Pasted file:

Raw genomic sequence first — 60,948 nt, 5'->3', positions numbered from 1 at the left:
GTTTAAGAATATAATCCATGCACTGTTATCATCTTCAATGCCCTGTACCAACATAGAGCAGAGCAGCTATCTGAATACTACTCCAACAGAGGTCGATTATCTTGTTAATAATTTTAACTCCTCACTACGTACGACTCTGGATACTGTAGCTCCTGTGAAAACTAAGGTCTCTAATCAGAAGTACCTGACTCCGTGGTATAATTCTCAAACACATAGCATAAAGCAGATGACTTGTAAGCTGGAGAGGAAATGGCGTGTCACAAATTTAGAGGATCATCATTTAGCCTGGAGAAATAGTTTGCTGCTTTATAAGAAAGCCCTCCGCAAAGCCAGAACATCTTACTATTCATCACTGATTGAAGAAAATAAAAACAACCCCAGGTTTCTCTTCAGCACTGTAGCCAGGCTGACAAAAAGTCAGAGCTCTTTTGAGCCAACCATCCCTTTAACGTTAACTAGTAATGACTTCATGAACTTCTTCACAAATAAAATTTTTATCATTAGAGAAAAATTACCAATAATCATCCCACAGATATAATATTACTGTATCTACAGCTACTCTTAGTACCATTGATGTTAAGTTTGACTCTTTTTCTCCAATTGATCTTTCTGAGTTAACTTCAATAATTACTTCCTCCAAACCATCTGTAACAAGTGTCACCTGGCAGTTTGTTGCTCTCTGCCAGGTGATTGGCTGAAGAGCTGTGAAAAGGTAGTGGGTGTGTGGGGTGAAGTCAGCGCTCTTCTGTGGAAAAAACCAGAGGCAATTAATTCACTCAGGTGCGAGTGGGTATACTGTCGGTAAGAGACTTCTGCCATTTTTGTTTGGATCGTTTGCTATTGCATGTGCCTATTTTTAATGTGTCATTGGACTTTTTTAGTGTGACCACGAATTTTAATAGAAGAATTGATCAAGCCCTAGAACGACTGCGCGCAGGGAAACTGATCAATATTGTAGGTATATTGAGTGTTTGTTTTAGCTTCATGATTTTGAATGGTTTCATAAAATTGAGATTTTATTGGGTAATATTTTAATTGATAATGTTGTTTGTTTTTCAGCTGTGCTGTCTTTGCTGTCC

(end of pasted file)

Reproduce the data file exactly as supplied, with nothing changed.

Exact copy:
Raw genomic sequence first — 60,948 nt, 5'->3', positions numbered from 1 at the left:
GTTTAAGAATATAATCCATGCACTGTTATCATCTTCAATGCCCTGTACCAACATAGAGCAGAGCAGCTATCTGAATACTACTCCAACAGAGGTCGATTATCTTGTTAATAATTTTAACTCCTCACTACGTACGACTCTGGATACTGTAGCTCCTGTGAAAACTAAGGTCTCTAATCAGAAGTACCTGACTCCGTGGTATAATTCTCAAACACATAGCATAAAGCAGATGACTTGTAAGCTGGAGAGGAAATGGCGTGTCACAAATTTAGAGGATCATCATTTAGCCTGGAGAAATAGTTTGCTGCTTTATAAGAAAGCCCTCCGCAAAGCCAGAACATCTTACTATTCATCACTGATTGAAGAAAATAAAAACAACCCCAGGTTTCTCTTCAGCACTGTAGCCAGGCTGACAAAAAGTCAGAGCTCTTTTGAGCCAACCATCCCTTTAACGTTAACTAGTAATGACTTCATGAACTTCTTCACAAATAAAATTTTTATCATTAGAGAAAAATTACCAATAATCATCCCACAGATATAATATTACTGTATCTACAGCTACTCTTAGTACCATTGATGTTAAGTTTGACTCTTTTTCTCCAATTGATCTTTCTGAGTTAACTTCAATAATTACTTCCTCCAAACCATCTGTAACAAGTGTCACCTGGCAGTTTGTTGCTCTCTGCCAGGTGATTGGCTGAAGAGCTGTGAAAAGGTAGTGGGTGTGTGGGGTGAAGTCAGCGCTCTTCTGTGGAAAAAACCAGAGGCAATTAATTCACTCAGGTGCGAGTGGGTATACTGTCGGTAAGAGACTTCTGCCATTTTTGTTTGGATCGTTTGCTATTGCATGTGCCTATTTTTAATGTGTCATTGGACTTTTTTAGTGTGACCACGAATTTTAATAGAAGAATTGATCAAGCCCTAGAACGACTGCGCGCAGGGAAACTGATCAATATTGTAGGTATATTGAGTGTTTGTTTTAGCTTCATGATTTTGAATGGTTTCATAAAATTGAGATTTTATTGGGTAATATTTTAATTGATAATGTTGTTTGTTTTTCAGCTGTGCTGTCTTTGCTGTCC